We detected several interesting genomic regions that affect number of teats in commercial-type pigs. Foremost, was the confirmation of the association between SNPs in VRTN and number of teats. This association was also found by Ding et al. [6] and Duijvesteijn et al. [13]. While these two groups speculated that teat number and vertebra number are controlled by a similar set of genes, none of the regions reported in Table 3 for TTN were found to be associated with vertebra number in this population [23]. However, two regions for individual side counts did overlap with QTL for vertebra number, i.e. SSC5:0 and SSC12:26 Mb. The region on SSC5:0 Mb which explained 5.53% of the genomic variation for RTN is adjacent to the region that explained 2.22% of the genomic variation for thoracic vertebra number. Two candidate genes in this region include ceramide kinase (CERK) which produces ceramide-1-phosphate and has a role in cell proliferation and migration [29] and CELSR1, a regulator of planar cell polarity [30]. The region on SSC12:26 Mb explained 2.27% of the genomic variation for MAX, 8.59% of the genomic variation for lumbar vertebra number and 4.74% of the genomic variation for thoracolumbar vertebra number. This region is within the COL1A1 gene. Mutations in COL1A1 cause osteogenesis imperfecta leading to reduced bone mass and increased fracture. Two other potential candidate genes are the homeobox proteins DLX3 and DLX4 at 26.2 Mb on SSC12 but, to our knowledge, no role of these genes in mammary gland development has been described. DLX3 induces the degradation of p63 [31] a transcription factor that is necessary for epidermal–mesenchymal interactions during embryonic development. Mice that lack p63 have no mammary glands [32]. In spite of the large contributions of these regions in the GWAS, their additive effects in the validation phase of this study were extremely low (0.061 and 0.038, respectively).

The region with the most consistent and largest effects on all teat count traits (SSC10:52) was also found by Duijvesteijn et al. [13] in Large White pigs as well as in several studies that used Meishan by occidental F2 populations [3335]. This region contains the candidate genes MPP7 and FRMD4A. FRMD4A resides within a copy number variation (CNV) region [36] and both FRMD4A and MPP7 regulate the polarization of epithelial cells [37, 38]. The region on SSC10:60 Mb was reported by Guo et al. [11] who suggested PLXDC2 as a possible candidate gene, which encodes a transmembrane receptor for the neurotrophic factor PEDF [39]. Hirooka et al. [33] and Rodríguez et al. [34] reported broad QTL intervals that spanned all of the 1-Mb windows on SSC10 reported in the current study.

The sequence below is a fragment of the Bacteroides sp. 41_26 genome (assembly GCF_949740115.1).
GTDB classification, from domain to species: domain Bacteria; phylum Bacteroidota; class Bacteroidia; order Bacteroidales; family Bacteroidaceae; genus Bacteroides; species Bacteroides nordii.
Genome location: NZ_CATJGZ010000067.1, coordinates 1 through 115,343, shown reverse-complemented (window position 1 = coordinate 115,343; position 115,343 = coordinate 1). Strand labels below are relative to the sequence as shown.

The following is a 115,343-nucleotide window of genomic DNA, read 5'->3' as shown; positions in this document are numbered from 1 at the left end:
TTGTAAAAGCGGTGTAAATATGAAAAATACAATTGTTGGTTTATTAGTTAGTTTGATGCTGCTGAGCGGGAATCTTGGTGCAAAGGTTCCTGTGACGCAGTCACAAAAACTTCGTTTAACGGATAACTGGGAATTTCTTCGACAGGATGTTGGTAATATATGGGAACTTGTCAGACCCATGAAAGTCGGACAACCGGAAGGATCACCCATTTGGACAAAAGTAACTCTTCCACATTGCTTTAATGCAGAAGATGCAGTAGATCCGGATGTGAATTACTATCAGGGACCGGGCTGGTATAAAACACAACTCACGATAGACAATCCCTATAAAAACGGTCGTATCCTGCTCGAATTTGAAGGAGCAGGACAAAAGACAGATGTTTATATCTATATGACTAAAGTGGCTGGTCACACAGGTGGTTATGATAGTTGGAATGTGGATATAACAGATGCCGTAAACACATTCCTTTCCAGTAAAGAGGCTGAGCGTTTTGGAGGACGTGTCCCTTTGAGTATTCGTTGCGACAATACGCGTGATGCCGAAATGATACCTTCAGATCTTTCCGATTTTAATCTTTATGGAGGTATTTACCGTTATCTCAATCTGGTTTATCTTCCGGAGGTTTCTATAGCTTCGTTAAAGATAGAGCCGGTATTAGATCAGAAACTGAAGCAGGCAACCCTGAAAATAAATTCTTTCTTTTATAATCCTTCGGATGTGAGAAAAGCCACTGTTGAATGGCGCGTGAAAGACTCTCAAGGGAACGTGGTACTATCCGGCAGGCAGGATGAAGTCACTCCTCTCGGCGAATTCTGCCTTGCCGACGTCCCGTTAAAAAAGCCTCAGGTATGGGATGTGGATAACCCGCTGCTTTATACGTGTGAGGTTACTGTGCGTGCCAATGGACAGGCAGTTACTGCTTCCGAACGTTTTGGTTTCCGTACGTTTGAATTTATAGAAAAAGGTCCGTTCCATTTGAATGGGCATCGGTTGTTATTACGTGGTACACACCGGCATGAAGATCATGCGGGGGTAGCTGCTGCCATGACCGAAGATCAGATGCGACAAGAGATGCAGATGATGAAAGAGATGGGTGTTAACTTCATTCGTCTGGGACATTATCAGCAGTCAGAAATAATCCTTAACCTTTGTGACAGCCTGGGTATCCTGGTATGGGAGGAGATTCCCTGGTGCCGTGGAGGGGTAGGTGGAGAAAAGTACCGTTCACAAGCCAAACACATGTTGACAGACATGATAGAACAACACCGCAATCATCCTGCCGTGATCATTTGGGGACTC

The region on SSC4:25 Mb explained a high percentage of the genomic variation for LTN and had an additive effect on TTN of 0.103 in the validation population. Guo et al. [11] and Tortereau et al. [40] reported that this region segregated in Meishan cross populations. A potential candidate gene is TRPS1, which encodes a transcriptional repressor that regulates epithelial-mesenchymal transition [41] is required for morphogenesis during embryonic mammary gland development [42].

The region on SSC14:51–55 Mb has not been associated with teat number in pigs based on QTLdb and no obvious positional candidate genes were identified. This region had a large effect on RTN and MAX and the association with TTN was validated in the larger population. The SNP with the greatest estimated effect on TTN in the validation data was located at 55.00 Mb on SSC15 only 70 kb from the T-box 1 transcription factor gene (54.93 Mb). T-box transcription factors are critically important for normal tissue and organ development in the embryo. GWAS results for this region revealed a broad peak that spans several Mb. Several of the SNPs tested in the validation phase were in high linkage disequilibrium which made it difficult to directly pinpoint which SNP had the largest effect. Thus, multiple causative genes/variants are possible.

Other novel QTL regions with estimated additive effects exceeding 0.10 were on SSC1:181, SSC8:37, SSC13:146, SSC14:29 and SSC14:41 Mb. Unfortunately, identification of obvious candidate genes was unsuccessful. Although the SSC1:181 Mb region includes two genes for multiple epidermal growth factors (MEGF6 and MEGF11) and the SSC14:41 Mb region contains two genes that are involved in the modulation of the NOTCH signaling pathway (DTX1 and RITA1), these genes have not been shown to affect mammary gland development.

An unexpected finding is that among the eight regions discussed above, all with additive effects >0.1 in the validation population, five (SSC4:25, SCC8:37, SCC10:52, SCC13:146, and SCC14:55 Mb) were identified to have CNV segregating within the studied population [36]. Additional research is necessary to validate these CNV, determine their inheritance and test for association with teat counts.